An Imran Khan supporter cheers while listening to him speak
during what has been dubbed a 'freedom march' in Islamabad.
Pakistan's army has stepped into a political struggle
between the country's embattled prime minister and the
opposition, signalling a possible end to a crisis that has
destabilised the coup-prone nation.
Pakistan has been gripped by mass rallies for more than two
weeks, with protesters led by cricketer-turned-politician
Imran Khan and firebrand cleric Tahir ul-Qadri camped outside
parliament demanding Prime Minister Nawaz Sharif resign.
Attempts to resolve the crisis through talks have failed,
creating a deadlock and raising the spectre of violence as
thousands of increasingly impatient activists, some armed
with sticks, massed in the heart of Islamabad despite intense
Addressing the roaring crowd late at night, Qadri said the
army had offered to mediate in the stand-off, a proposal he
"The army chief has asked us to give him 24 hours to solve
the crisis," he told thousands of flag-waving supporters.
Khan, speaking shortly after him, echoed his remarks.
"The army will compile and put together a package of our
demands and make sure they are implemented," Qadri added.
The army's press wing tweeted that army chief General Raheel
Sharif would meet both opposition leaders late on Thursday.
No other official comment was immediately available.
Some officials in Sharif's administration have accused the
army itself of orchestrating the protests as a way to weaken
the prime minister, and many believe that the fate of the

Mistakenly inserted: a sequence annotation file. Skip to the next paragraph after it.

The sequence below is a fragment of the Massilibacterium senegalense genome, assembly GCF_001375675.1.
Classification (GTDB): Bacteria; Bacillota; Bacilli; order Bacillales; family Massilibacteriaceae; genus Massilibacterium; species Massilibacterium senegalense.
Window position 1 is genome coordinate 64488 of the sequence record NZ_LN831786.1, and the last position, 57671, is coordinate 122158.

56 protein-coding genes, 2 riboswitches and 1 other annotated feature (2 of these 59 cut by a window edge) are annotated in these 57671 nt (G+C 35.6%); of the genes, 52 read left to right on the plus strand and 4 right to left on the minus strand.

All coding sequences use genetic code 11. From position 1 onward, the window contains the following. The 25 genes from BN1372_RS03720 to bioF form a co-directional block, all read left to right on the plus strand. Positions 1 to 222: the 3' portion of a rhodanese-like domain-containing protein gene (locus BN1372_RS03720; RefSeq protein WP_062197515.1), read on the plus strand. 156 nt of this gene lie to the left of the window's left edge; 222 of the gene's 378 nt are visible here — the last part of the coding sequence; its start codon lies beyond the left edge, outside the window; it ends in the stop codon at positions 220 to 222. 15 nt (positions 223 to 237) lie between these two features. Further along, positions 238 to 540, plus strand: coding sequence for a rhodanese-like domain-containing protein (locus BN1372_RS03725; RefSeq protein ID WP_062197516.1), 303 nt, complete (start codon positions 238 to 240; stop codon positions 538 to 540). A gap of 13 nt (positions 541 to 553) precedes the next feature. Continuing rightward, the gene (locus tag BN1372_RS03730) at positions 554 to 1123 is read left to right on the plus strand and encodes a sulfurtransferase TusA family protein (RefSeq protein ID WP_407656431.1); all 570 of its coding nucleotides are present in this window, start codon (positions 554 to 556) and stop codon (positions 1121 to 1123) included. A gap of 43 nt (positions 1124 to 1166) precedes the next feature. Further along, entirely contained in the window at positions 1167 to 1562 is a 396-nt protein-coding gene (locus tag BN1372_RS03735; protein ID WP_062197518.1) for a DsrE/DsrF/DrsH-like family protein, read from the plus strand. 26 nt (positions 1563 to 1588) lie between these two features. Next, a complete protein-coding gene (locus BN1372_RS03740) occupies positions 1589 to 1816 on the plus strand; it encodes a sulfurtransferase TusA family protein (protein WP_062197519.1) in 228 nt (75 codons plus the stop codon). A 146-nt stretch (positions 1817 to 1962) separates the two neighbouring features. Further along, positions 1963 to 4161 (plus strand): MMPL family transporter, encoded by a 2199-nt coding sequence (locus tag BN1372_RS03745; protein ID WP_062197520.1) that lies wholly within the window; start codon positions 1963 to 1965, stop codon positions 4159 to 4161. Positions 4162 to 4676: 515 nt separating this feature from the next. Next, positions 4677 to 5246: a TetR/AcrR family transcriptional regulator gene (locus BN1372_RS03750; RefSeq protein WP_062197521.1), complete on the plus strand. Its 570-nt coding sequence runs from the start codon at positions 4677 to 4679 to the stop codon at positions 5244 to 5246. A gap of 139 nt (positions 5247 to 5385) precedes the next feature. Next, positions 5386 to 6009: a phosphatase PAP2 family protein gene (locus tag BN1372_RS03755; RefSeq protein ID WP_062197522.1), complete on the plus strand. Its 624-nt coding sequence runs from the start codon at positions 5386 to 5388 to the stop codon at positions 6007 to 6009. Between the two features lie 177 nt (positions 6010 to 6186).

anti-government movement ultimately lies in the military's
Pakistan, a nuclear-armed nation of 180 million, has been
ruled by the military for half of its entire history and has
repeatedly swung between democracy and military. Sharif
himself was toppled in a coup in 1999 during his previous
This time few observers expect the army to try to grab power
again, although the prime minister seems sure to emerge
significantly weakened from the crisis, with the military
likely to further sideline him on security and foreign policy
A military source told Reuters late on Thursday that the
prime minister had asked General Sharif to "play his role" in
resolving the conflict.
"All stakeholders have been requested to negotiating table to
resolve the issue ... but it's just the beginning," the
At least 10,000 people have crowded Islamabad's so-called Red
Zone, where parliament, the prime minister's residence and
embassies are located since Aug. 15. With many sleeping
rough, the site is now littered with rubbish and reeks of
Tensions came to a head earlier on Thursday, with Qadri
declaring it "Revolution Day" and security forces sealing off
the protest site in case the crowd tried to storm nearby
government buildings, which had been evacuated.
Both Qadri and Khan used fiery language throughout the day
refusing to back down.
The army's mediation could provide a face-saving solution to
both of them in a country where the military is still
respected widely and seen as an antidote to a civilian
government many resent for corruption and red tape.
When Qadri told the protesters that the army was getting
involved, the crowded chanted and waved flags in approval.
Sharif, who met the country's powerful army chief earlier in
the day, flew to the city of Lahore - his political powerbase
- for a funeral but was expected back late Thursday night.
The demonstrations come at a difficult time for Pakistan,
already plagued by an Islamist insurgency, sectarian tension
and recurrent power shortages. Many Pakistanis are deeply
unhappy with the government's performance since it came to
power after winning an election in May last year.